Tuesday, April 29, 2008

You Tube Conversations

Last night I put together three ad-hoc videos as responses to videos that others have posted. This is a new thing for me.

Keeping Chicks Warm At Night
This is a response to a commenter that had questions about chick brooders.

Rambles On Chickens And Food

No Solutions


At 8:05 AM, Anonymous Anonymous said...

I had trouble w/ vid #2, but 1 and 3 were awesome! I'll try 2 again later, I only got the first minute.

Anyway, it is amazing how many people are sleep walking toward the cliff. There are so many misconceptions out there, and the banks and corporations encourage that dependency. Looking around at my fellow citizens I'm afraid that they may become my biggest problem at some point. Egad, so many are so utterly helpless that if things break down we'll have to sit with our shotgun across our lap just to keep an eye on the old beanpole. Good luck weaseldog!

At 10:17 AM, Blogger an average patriot said...

Very good Bud!
I watched the 3 videos and you know I agree. watching the first one made me wish to god I had the equipment I had as a kid but I know in a pinch I can find it. i had my own incubator, heaters, feeders, waterers, you name it. that was good with the heater. That's all you need.
We use to raise 30,000 broilers every nine weeks and when we shipped them out I slaughtered 30 for our consumption. At school I was the student foreman and we raised everything, poultry, animal, and veggie wise.
I am pretty lucky living where I am as I have a friend who works at the local poultry farm and brings me organic eggs frequently enough. Plus our friend a couple towns over has a small farm and they know their stuff too.
I enjoyed your ramblings. That was pretty good with the guitar. You are right though. We do not matter and have no control as we are raced to this road of destruction. Luckily some of us are long prepared. Thing is just hunker down and hope survival gets you through as we have no idea how far this is going but I expect all the way and plan on being one that is left.
Talking to my neighbors most do not have a clue oh well! I have a son who I will be flying to Florida in December to drive back here with where he plans on doing his time with the union and he gets it so it will be nice to have some help around too.

At 7:25 AM, Anonymous Anonymous said...

#2 awesome as well. A few comments.

1) I encourage people to keep some extra food around the house. This serves to beat inflation, protect against disruptions, and keeps food producers in business during times of high fuel prices. City folk can't grow much of their own food. I do not tell them to go buy 500# of stuff they don't normally eat.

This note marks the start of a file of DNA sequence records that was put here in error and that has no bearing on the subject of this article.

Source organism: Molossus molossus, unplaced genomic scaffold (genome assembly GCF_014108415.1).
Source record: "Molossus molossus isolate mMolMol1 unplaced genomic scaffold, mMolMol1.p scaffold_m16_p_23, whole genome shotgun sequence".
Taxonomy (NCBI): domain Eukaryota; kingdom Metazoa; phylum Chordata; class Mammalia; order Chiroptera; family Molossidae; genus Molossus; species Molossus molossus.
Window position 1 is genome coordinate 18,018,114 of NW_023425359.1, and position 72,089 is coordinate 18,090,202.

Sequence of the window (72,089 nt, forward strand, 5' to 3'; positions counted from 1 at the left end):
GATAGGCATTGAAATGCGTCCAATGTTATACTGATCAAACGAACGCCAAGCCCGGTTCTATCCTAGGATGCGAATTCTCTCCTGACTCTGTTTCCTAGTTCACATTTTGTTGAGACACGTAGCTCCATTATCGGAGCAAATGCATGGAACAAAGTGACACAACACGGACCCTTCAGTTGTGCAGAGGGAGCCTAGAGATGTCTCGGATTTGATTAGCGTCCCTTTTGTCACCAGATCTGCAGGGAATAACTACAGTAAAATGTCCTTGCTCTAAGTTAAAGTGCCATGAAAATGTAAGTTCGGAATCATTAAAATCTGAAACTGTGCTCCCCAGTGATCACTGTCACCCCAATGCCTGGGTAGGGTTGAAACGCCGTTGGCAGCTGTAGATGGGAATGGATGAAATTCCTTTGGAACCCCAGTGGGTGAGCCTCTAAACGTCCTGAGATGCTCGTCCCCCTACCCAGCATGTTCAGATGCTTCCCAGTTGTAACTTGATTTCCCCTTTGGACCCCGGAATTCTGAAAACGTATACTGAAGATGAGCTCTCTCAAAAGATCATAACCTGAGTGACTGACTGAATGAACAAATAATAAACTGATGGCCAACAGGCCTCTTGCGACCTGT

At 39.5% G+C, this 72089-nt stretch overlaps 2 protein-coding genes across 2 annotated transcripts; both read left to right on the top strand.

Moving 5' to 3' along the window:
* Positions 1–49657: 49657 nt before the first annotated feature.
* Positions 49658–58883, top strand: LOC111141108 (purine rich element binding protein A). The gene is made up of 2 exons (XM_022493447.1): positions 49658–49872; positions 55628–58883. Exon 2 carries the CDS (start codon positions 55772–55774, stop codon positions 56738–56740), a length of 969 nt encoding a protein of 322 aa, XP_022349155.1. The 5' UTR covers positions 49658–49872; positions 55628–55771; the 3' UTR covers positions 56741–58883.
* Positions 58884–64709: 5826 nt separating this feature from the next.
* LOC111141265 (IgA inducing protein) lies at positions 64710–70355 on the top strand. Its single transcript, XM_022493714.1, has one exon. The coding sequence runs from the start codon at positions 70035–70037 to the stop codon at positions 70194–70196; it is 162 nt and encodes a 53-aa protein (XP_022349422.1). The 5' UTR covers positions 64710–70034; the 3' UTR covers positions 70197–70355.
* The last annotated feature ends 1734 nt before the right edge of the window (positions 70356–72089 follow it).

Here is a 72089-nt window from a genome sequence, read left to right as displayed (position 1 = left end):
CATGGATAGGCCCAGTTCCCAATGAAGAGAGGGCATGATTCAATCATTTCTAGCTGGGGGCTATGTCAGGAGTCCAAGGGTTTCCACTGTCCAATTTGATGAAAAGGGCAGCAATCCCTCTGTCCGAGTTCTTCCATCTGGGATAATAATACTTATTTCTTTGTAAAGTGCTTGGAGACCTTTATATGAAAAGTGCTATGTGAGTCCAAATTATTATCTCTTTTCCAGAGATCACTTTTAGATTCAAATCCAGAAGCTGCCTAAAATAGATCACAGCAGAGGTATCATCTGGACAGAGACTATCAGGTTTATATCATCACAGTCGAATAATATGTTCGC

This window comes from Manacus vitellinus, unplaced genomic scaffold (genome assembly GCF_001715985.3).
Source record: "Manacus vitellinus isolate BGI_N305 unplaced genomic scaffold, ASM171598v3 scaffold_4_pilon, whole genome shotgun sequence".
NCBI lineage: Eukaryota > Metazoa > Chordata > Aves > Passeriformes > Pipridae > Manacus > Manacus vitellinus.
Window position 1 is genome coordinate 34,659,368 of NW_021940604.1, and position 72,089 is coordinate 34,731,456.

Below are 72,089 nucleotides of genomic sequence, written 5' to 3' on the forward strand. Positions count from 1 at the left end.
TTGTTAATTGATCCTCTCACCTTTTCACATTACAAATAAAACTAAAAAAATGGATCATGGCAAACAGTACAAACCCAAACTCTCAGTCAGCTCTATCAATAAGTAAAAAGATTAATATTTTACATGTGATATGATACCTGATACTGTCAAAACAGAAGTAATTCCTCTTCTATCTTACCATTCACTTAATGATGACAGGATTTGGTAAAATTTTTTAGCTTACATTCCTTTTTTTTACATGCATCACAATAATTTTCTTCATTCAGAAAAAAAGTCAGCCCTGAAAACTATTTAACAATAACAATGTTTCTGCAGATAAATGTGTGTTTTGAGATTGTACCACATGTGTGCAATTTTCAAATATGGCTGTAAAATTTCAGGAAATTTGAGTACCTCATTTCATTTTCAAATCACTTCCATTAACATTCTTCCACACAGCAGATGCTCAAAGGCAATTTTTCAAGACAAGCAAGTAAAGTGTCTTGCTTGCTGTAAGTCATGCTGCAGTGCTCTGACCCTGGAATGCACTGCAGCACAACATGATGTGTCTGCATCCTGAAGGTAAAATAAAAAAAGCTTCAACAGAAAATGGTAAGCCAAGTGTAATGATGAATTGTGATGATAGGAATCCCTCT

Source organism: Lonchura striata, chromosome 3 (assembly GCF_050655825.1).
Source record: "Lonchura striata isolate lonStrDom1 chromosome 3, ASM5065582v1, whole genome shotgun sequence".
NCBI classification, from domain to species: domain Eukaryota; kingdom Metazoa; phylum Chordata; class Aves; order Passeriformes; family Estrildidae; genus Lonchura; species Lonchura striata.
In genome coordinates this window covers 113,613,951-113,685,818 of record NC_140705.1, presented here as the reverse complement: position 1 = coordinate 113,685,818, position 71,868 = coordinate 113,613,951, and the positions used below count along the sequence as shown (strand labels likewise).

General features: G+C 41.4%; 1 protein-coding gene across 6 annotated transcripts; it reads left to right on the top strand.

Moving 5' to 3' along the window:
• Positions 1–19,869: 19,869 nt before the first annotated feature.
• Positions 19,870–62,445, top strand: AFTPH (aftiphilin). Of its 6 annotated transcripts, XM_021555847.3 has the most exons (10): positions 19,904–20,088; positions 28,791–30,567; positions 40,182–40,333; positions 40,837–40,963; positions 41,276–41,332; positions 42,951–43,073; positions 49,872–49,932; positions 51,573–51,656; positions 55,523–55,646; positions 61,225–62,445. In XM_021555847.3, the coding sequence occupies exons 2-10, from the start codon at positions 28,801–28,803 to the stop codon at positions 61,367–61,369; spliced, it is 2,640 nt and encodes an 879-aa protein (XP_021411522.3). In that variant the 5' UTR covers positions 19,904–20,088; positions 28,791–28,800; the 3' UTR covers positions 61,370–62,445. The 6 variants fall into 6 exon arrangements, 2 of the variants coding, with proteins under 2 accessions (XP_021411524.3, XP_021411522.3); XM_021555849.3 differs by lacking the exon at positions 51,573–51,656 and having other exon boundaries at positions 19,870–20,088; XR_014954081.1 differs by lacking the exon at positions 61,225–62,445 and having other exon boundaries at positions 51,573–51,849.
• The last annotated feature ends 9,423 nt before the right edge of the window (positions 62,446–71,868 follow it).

2) I worry about you getting sick more so than the chickens. Do you wear a dust mask while handling bird droppings and such?

3) Peak oil may well lead to starvation, but, IMO, it will have more to do with the mis-allocation of resources than anything. What we really have is a monetary problem. Yachts, jets, the military, etc., will all be filled before midwestern tractors or Ethiopian bellies. Sad.

Good job on the vid weaseldog.

At 7:54 AM, Blogger Weaseldog said...

For a small scale operation like I have, chickens droppings aren't much of a problem. They'd have to have a virus that could infect humans, before they'd be a danger.

The only time I really deal with the dust, is when cleaning the nest box. It's enough then to just hold my breath.

And oddly enough, birds incompletely digest their food. In large scale operations, chicken poop is mixed with grain and then fed to cattle. This helps reduce waste a bit.

I've found that dogs love to eat wet chicken poop. There's no accounting for the things that dogs enjoy eating.

I'm told that the space that I keep my chickens in, is big enough to house 30 birds. I only have eight adult birds. So the poop is spread out and there's little odor except when it's been dry for months and then we get a bit of rain. But then when that happens, every yard that has dogs, stinks too.

I may end up with 14 birds when my eggs hatch and the chicks I have now grow up. But we'll have to see. My current dogs haven't been trained not to eat the chicks. Ginger already grabbed one and ran away with it. She didn't hurt it, but she had a tight grip on it.

Thor just sits back and watches. I think he knows that chicks aren't toys.

A few years ago, when Ella (lost dog) was a pup, she broke into the pen and played with the chicks until their squeakers gave out. I lost eight chicks before I discovered what she was doing. She was tossing them high into the air and catching them. When they quit squeaking, she'd get another. Sadly, she found the pullets easiest to catch. I ended up with a big batch of cockerels to butcher, and few hens.

So I need to keep an eye on Ginger and make sure she doesn't eat any of the chicks.

Then there's red tail hawks and chicken hawks that come and visit. At night, I've occasionally seen a Great Horned Owl near the pen.

So I don't count my chicks until they grow up...


Post a Comment

Links to this post:

Create a Link

<< Home